One Australian lawmaker is taking her fight against misogyny to the next level. Senator Sarah Hanson-Young is suing over a sexist comment made by her colleague in a June debate about violence against women. Hanson-Young has filed for defamation and says she's doing it to change the culture within politics.
Hanson-Young's lawsuit claims that Senator David Leyonhjelm slandered her on the floor with a remark about her sex life. Leyonhjelm put out a statement on Wednesday saying that her suit is "without merit" and that "I will be defending these claims strenuously in the Federal Court and will be seeking costs accordingly." Hanson-Young says she's taking the action because otherwise sexism in the Parliament is "never going to stop."
In a statement sent to Bustle, Leyonhjelm said, "I confirm my lawyers received a statement of claim on August 1, sent on behalf of Senator Hanson-Young. I have received advice that her claims are without merit. I will be defending these claims strenuously in the Federal Court and will be seeking costs accordingly."
The incident occurred while the chamber was debating whether or not to loosen restrictions on importing pepper spray, tasers, and maces. Proponents of making the weapons easier to import say they're crucial tools for women to defend themselves against predators.
Leyonhjelm of the Liberal Democratic Party was one of only five senators who voted to relax restrictions, while Hanson-Young of the Green Party (both fringe groups in Australia's two-party system) was vehemently against them. Opponents of the measure argued that the effort to end violence against women should focus on preventing men from committing crimes instead of helping women better defend themselves.
"You'll have to stop shagging men now, Sarah," Leyonhjelm shouted at Hanson-Young across the chamber during the debate. She quickly reported his comments and also spoke out against them: She told ABC that he had been "slut-shaming" her. "David Leyonhjelm is suggesting — because he can't win an argument, he wants to bully — that I am sexually promiscuous," she said.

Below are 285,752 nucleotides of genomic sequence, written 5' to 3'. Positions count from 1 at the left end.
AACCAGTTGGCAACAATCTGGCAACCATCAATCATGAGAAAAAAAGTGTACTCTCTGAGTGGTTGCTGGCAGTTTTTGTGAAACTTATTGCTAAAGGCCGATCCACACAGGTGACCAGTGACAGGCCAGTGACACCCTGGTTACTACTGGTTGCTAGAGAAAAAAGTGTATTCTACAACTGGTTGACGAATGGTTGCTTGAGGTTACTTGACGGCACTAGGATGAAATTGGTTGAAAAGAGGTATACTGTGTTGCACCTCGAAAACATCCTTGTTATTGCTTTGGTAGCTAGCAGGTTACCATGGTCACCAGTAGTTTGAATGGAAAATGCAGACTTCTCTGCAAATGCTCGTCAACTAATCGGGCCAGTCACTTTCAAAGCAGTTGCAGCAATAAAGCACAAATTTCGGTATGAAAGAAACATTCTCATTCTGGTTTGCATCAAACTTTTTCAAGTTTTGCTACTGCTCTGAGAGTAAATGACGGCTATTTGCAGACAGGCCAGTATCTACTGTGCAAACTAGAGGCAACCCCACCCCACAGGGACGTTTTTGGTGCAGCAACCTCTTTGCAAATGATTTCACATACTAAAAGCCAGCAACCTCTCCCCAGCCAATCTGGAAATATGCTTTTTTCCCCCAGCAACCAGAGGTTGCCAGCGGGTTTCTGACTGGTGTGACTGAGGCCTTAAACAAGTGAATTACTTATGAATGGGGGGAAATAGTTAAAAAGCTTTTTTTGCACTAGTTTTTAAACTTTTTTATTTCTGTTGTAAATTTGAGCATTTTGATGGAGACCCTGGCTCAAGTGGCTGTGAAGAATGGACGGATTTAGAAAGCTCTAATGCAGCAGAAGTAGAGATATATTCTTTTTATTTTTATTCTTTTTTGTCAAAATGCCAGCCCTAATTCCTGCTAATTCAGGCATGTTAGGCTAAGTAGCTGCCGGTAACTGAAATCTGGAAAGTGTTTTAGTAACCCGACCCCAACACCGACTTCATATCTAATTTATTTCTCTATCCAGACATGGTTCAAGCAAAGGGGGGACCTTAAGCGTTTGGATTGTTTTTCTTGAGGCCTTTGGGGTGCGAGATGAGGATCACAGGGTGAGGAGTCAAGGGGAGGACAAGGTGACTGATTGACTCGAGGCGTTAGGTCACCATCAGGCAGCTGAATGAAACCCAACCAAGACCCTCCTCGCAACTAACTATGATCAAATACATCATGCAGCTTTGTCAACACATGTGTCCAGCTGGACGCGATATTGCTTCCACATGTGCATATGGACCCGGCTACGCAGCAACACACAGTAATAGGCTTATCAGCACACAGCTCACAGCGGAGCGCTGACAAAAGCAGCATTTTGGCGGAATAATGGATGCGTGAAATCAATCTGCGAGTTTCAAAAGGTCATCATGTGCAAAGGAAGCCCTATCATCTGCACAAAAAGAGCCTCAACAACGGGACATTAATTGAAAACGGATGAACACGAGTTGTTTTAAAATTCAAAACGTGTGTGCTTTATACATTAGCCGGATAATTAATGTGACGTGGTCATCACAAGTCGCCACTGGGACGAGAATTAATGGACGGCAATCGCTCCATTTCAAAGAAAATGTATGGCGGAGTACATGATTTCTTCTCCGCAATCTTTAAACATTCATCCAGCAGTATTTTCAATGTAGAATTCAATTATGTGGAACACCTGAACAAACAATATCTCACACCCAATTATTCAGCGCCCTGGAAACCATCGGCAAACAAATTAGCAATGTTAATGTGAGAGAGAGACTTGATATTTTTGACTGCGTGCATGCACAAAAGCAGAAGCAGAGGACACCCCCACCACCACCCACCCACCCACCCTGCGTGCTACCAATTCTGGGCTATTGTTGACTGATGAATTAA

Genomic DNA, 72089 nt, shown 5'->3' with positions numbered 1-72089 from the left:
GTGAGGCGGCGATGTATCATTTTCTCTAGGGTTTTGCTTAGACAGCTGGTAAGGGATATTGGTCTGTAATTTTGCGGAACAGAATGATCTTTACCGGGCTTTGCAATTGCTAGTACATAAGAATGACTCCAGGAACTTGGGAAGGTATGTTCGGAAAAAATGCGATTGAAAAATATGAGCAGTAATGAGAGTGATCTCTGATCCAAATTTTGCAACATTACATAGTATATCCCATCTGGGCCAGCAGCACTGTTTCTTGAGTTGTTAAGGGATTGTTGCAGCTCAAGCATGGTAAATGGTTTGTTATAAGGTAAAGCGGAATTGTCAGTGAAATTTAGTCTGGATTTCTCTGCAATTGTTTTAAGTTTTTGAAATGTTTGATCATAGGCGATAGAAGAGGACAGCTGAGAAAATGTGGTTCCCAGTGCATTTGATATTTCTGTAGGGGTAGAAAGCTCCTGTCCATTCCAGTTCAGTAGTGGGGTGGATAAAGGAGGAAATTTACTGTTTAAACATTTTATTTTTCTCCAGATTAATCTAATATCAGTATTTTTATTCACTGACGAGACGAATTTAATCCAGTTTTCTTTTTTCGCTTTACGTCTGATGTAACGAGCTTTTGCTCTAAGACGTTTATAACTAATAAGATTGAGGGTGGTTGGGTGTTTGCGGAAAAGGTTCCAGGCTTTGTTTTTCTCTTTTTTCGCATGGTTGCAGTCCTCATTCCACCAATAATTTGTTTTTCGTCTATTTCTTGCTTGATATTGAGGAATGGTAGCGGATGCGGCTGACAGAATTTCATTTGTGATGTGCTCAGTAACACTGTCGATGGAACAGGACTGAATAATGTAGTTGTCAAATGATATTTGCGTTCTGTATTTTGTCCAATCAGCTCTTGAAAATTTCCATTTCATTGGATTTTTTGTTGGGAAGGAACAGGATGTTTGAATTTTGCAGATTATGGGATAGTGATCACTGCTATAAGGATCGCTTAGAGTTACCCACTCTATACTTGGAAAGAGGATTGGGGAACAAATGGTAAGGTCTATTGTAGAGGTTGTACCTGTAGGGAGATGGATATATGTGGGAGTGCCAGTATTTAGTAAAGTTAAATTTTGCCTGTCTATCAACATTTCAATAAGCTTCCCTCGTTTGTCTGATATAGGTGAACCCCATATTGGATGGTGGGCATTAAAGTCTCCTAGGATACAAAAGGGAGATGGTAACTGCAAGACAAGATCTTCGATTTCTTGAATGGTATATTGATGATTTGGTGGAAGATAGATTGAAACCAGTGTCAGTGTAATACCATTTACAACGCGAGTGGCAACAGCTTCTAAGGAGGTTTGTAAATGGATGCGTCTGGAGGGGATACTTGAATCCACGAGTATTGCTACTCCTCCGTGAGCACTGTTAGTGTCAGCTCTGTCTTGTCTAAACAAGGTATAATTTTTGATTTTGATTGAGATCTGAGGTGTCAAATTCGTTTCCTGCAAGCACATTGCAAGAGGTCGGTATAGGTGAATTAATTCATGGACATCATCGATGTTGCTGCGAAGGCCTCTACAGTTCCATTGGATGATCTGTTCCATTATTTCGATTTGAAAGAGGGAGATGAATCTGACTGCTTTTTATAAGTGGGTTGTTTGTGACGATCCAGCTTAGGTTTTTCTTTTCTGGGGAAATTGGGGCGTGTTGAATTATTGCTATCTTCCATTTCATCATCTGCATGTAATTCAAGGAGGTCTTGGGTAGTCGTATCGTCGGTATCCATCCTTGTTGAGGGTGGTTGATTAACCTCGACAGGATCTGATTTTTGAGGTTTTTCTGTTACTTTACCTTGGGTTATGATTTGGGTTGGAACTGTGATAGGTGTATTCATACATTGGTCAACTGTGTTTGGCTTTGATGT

Leyonhjelm has defended his comment, saying that the fact that the senator "took offense from my comments is an issue for her, not me," though adding that "I am prepared to rephrase my comments." But Hanson-Young has refused to settle for that answer. Nope — she's suing.
The complaint, which Hanson-Young filed in a federal court in Sydney on Wednesday, claims that Leyonhjelm defamed her both by making the initial remark and defending it in subsequent interviews. The court documents allege that Leyonhjelm called her a "misandrist" in those interviews as well as a "hypocrite" because she criticized men but also slept with them.
"The defamatory statements Senator Leyonhjelm made and continues to make are an attack on my character, and have done considerable harm to me and my family," Hanson-Young said in a statement. "I'm calling this out because it is wrong. No woman, whether she be working behind a bar, in an office or in the Parliament, deserves to be treated this way, and it needs to stop."
The suit comes at a time when Australia is experiencing something of a #MeToo movement itself and fighting sexual harassment in the workplace. According to The New York Times, some aspects of harassment are worse in Australia than they are in the United States.
"Even some of the worst Hillary Clinton stuff I don't think has quite got the coarse nature of the discourse here about women," Australian law professor Susan Harris Rimmer told the Times. "It's really quite brutal. It feels like there are no boundaries anymore."
"Parliament House has a culture of dirty secrets," Hanson-Young said in an interview about her suit, according to the Times. "I thought if I ignore this, it's never going to stop."